[(10) That man might deserve any thing of God, upon the footing of proper worthiness, or merit of equivalence, God hould fand in need of some thing, which it is in man's power to bestow : But this is absolutely impoffible: for God being felf-sufficient in his infinite fulaess, is far above any want; and man be. ing a dependant creature, every moment supported by his Maker and Preserver, has nothing, and can do nothing, to which God has not a far greater right than man himself. This is what the apostle afferts where he says, Who has given Him First, and it shall be recompensed unto him again ? - But much more in this remarkable passage : Who maketh thee to differ from another? If thoa fayeit, The number of my talents and the proper use I have made of them : I ack again, Who gave thee those talents? And who fuperadded grace, wisdom, and an opportunity to improve them?

Here we must all give glory to God, and fay with St. James, Every good gift is from above, and cometh down from the Father of lights.

Upon this confideration the apoftle proceeds to check the christian pharisee thus; What haft thou, that thou didd not receive ? Now if thou didst receive it, why dost thou glory as if thou had not received it? Whence it follows, that, tho' St. Paul himself glories in, and boats of his disintereltedness, yea folemnly declares, No man fall stop me of this boafting, yet he did not glory in that virtue as if he had not received it : No; he gave the original glory of it to Him of whom, thro' whom, and to whom are all things. The glory of bestowing original gifts upon us belongs then to God alone ; and the original glory of the humility with which we receive, and of the faithfulness, with which we use those gifts, belongs also to him alone; altho', in the very nature of things, we have such a derived share of that glory, as gives room to the reaYonableness of divine rewards. For why should one be rewarded more than another ; yea, why should one be rewarded rather than punished, if derived faithfulness does not inake hion more rewardable ?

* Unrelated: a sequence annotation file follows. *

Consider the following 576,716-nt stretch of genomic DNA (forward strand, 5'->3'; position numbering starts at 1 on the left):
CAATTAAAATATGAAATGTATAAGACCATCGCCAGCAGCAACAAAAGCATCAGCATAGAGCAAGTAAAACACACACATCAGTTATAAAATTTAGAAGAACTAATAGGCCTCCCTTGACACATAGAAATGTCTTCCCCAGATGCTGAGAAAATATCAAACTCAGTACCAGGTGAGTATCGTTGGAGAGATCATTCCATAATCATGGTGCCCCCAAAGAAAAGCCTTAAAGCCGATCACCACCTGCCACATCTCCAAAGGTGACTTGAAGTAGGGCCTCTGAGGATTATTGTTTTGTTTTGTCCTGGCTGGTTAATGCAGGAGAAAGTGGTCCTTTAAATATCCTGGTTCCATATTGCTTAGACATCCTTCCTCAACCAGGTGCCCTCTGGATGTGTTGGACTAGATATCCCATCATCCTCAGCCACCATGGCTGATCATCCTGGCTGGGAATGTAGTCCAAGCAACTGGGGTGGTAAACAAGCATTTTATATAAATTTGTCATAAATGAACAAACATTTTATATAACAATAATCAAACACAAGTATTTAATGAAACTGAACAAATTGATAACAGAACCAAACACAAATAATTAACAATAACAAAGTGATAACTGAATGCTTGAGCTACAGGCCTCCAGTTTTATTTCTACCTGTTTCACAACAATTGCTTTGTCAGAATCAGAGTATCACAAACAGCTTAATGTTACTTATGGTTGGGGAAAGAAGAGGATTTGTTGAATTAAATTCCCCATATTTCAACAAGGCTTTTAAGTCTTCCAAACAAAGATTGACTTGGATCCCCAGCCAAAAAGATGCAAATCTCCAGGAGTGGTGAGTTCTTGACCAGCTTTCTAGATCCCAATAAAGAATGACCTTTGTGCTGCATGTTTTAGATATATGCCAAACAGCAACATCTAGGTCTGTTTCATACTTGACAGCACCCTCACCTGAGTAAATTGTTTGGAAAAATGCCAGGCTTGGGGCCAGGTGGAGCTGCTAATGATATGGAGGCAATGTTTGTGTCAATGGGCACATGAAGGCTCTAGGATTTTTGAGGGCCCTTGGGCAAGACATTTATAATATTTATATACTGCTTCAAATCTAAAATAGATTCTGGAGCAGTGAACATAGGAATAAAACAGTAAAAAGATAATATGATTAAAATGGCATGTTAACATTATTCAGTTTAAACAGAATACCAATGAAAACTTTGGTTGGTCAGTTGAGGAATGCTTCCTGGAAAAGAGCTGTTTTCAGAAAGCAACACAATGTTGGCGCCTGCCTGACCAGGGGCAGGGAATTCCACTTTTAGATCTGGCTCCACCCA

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Observe however, that, altho' by this derived faithfulness one man makes himself to differ enough from another, for God to reward him reasonably rather than another ; yet no

man can say to his Maker without fatanic arrogance, “I have made myself to differ from 66 such an one, therefore I make a lawful demand

upon thy justice : Thus much have I done for thee; “ do as much for me again.” For while God dis. penses punishments according to the rules of Ariet justice; he bestows his rewards only according to the rules of moral aptitude and distributive equity, in consequence of Christ's proper merits, and of his own gracious promise ; all men on earth, and all angels in heayen being far less capable of properly deserving at God's hands, than all the mites and ants in England are, of properly meriting any thing at the hands of the king.]

[ Laitly, what flaves earn is not their own, but the master's to whom they belong ; and what your horses

your property, not theirs : Now as God has a thousand times more right to us, than matters to their flaves, and you to your horses; it follows, that, fupposing we were finless, and could properly earn any thing, our profit would be God's, not ours. So true it is, that, from the creature to the Creator, the idea of proper merit is as contrary to justice as it is to decency.]

As the preceding arguments (against the proper merit of works] will, I hope, abundantly satisfy all those modern pharisees,] who have not entirely caft away the christian revelation, I pass to the old objection of (some ignorant] papists (and injudicious protestants.] If good works cannot [merit us heaven, (see the 5th note) or properly) save us, why should we trouble ourselves about them ?" [And in answer